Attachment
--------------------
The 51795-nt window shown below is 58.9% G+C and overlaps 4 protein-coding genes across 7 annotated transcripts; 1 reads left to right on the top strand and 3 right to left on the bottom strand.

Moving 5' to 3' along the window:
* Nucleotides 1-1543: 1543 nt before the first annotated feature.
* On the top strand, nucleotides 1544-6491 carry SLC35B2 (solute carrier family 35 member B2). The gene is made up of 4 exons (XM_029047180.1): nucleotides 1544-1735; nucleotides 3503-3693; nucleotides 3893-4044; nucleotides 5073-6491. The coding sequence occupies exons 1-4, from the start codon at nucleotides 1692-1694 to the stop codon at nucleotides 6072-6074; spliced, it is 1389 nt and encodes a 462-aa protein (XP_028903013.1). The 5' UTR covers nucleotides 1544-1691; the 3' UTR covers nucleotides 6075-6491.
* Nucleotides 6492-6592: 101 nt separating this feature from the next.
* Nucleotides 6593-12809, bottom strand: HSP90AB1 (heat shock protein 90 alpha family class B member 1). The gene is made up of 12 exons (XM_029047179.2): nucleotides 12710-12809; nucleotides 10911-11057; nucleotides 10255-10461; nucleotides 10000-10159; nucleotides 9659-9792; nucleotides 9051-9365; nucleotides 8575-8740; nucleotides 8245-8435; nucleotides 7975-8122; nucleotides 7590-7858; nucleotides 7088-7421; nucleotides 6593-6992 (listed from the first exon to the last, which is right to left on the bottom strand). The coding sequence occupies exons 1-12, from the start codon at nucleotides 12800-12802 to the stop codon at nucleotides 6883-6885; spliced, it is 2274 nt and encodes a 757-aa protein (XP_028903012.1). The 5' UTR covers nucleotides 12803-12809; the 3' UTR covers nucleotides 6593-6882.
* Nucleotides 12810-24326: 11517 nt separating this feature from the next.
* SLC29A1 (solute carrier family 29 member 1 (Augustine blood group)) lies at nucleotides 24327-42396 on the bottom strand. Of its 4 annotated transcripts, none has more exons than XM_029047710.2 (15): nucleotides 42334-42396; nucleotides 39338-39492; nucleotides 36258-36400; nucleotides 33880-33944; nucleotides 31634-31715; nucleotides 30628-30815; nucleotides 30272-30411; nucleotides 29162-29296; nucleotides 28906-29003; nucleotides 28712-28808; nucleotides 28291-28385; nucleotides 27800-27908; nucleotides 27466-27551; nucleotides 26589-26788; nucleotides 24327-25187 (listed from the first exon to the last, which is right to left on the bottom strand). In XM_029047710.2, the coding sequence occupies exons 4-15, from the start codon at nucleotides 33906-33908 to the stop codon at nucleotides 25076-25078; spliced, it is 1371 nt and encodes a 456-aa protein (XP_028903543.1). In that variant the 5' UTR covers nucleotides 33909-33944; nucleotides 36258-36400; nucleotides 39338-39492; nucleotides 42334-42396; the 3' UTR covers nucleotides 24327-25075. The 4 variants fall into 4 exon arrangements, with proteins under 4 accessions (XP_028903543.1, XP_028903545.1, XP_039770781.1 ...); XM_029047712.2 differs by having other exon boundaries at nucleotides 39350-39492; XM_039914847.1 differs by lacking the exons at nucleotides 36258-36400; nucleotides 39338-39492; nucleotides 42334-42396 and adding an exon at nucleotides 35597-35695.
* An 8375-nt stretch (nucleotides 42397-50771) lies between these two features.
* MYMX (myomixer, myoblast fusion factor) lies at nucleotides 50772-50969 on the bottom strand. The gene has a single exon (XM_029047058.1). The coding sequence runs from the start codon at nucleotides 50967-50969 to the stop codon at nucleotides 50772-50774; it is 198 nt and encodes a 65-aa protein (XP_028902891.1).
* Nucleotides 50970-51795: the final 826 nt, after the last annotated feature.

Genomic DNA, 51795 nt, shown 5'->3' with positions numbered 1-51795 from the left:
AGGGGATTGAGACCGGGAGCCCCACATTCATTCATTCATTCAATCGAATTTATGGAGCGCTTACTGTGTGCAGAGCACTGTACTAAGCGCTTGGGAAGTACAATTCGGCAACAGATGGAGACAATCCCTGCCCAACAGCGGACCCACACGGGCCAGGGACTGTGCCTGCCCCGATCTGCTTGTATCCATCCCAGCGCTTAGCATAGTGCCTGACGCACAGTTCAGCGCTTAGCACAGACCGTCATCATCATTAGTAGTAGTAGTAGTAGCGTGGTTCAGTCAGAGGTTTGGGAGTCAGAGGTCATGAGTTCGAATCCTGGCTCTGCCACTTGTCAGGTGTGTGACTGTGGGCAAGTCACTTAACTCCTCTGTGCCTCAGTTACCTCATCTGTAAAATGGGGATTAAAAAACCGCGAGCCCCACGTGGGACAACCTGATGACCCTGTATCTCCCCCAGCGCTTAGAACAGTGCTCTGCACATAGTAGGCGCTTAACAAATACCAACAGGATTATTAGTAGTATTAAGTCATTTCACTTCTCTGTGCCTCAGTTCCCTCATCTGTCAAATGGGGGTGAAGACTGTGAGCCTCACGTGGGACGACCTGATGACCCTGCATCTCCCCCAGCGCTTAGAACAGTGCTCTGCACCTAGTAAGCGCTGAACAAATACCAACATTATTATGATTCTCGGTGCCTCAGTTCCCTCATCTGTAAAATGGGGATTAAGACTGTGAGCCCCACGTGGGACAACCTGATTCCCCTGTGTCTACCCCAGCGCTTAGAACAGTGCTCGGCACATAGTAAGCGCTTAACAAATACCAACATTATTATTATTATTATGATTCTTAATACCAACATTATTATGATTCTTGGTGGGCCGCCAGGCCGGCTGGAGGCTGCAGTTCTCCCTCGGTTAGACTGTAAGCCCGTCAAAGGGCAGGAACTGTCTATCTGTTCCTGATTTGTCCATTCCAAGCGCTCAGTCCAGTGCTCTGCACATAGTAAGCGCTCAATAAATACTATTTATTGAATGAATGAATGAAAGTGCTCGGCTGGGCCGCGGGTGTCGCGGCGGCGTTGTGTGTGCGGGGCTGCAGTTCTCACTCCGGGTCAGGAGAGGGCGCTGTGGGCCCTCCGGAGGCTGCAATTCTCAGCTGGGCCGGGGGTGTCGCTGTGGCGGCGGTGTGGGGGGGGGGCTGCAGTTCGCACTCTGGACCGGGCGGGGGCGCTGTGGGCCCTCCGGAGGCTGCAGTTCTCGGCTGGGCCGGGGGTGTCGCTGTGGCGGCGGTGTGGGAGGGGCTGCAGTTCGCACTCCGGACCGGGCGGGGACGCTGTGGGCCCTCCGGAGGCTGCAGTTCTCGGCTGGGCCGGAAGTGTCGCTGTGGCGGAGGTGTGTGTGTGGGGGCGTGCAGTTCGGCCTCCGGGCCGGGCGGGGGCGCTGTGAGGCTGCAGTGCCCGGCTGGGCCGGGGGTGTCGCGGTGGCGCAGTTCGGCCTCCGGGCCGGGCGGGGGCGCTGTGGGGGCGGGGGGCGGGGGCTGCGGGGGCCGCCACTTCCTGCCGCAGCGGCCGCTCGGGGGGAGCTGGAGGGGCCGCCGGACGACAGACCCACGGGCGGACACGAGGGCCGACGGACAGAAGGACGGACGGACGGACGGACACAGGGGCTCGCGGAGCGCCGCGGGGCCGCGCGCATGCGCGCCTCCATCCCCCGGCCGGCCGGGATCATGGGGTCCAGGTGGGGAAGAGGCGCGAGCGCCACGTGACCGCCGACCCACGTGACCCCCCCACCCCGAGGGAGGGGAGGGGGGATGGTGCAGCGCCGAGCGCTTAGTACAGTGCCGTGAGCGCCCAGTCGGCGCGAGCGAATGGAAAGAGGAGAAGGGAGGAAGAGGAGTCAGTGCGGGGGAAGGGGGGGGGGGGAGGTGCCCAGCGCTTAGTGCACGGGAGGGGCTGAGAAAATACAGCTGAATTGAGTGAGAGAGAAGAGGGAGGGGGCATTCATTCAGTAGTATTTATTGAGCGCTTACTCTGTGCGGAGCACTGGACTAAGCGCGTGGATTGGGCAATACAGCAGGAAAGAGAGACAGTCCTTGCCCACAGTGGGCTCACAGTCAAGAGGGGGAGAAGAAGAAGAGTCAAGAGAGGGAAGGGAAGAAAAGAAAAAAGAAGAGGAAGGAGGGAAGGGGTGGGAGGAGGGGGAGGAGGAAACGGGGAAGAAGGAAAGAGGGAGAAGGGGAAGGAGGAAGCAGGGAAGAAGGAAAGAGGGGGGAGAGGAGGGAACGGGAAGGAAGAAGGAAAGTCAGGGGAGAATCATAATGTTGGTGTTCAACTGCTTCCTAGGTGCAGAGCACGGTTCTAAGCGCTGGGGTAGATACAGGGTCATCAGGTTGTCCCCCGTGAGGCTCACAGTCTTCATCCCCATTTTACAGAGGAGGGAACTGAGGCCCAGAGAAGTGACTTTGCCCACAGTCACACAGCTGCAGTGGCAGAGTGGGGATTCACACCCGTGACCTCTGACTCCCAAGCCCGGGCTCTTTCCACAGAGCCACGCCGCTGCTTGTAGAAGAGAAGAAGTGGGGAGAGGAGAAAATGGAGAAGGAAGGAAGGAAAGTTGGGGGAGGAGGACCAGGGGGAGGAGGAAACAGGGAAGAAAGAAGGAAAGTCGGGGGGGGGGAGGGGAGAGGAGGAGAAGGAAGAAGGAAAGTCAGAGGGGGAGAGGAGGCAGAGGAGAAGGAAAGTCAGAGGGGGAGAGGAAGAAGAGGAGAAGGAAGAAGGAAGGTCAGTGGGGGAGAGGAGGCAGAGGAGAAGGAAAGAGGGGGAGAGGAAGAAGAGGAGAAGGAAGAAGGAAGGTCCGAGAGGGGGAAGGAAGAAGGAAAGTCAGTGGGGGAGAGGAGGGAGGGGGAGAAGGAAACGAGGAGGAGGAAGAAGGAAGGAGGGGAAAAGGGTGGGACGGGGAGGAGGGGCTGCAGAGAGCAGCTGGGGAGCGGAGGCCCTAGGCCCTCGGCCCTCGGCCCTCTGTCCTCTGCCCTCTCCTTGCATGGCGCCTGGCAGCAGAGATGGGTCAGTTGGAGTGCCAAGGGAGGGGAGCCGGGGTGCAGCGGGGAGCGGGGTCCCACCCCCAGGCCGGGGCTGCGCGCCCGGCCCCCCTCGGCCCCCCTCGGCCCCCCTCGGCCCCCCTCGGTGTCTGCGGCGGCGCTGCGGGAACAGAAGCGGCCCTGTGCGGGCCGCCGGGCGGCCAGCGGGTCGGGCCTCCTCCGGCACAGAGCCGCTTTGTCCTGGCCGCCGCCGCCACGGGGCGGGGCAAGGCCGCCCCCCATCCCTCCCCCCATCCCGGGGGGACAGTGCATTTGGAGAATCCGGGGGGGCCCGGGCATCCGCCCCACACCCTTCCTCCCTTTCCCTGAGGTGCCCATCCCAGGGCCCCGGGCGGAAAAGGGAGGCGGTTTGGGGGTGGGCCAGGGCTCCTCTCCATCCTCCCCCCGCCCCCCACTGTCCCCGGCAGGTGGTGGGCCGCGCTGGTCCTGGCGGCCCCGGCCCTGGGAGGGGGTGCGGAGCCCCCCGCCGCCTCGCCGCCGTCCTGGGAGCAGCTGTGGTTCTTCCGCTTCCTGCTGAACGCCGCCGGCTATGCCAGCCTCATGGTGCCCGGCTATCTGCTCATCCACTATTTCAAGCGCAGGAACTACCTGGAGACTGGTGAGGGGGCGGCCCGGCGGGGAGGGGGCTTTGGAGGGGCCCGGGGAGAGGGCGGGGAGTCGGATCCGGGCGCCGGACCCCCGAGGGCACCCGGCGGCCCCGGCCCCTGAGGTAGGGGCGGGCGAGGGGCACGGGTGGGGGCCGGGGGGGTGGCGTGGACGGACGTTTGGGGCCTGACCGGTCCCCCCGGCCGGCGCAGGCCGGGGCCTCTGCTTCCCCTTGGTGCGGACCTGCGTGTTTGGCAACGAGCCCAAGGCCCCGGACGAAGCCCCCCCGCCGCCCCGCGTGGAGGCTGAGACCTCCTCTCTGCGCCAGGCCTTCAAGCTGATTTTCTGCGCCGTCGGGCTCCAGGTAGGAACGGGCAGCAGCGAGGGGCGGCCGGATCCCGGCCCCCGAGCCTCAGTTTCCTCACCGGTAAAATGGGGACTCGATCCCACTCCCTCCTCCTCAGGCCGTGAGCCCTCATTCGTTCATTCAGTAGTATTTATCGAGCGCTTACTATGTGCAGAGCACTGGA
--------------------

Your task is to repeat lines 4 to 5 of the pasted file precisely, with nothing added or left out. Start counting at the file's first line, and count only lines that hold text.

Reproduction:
* On the top strand, nucleotides 1544-6491 carry SLC35B2 (solute carrier family 35 member B2). The gene is made up of 4 exons (XM_029047180.1): nucleotides 1544-1735; nucleotides 3503-3693; nucleotides 3893-4044; nucleotides 5073-6491. The coding sequence occupies exons 1-4, from the start codon at nucleotides 1692-1694 to the stop codon at nucleotides 6072-6074; spliced, it is 1389 nt and encodes a 462-aa protein (XP_028903013.1). The 5' UTR covers nucleotides 1544-1691; the 3' UTR covers nucleotides 6075-6491.
* Nucleotides 6492-6592: 101 nt separating this feature from the next.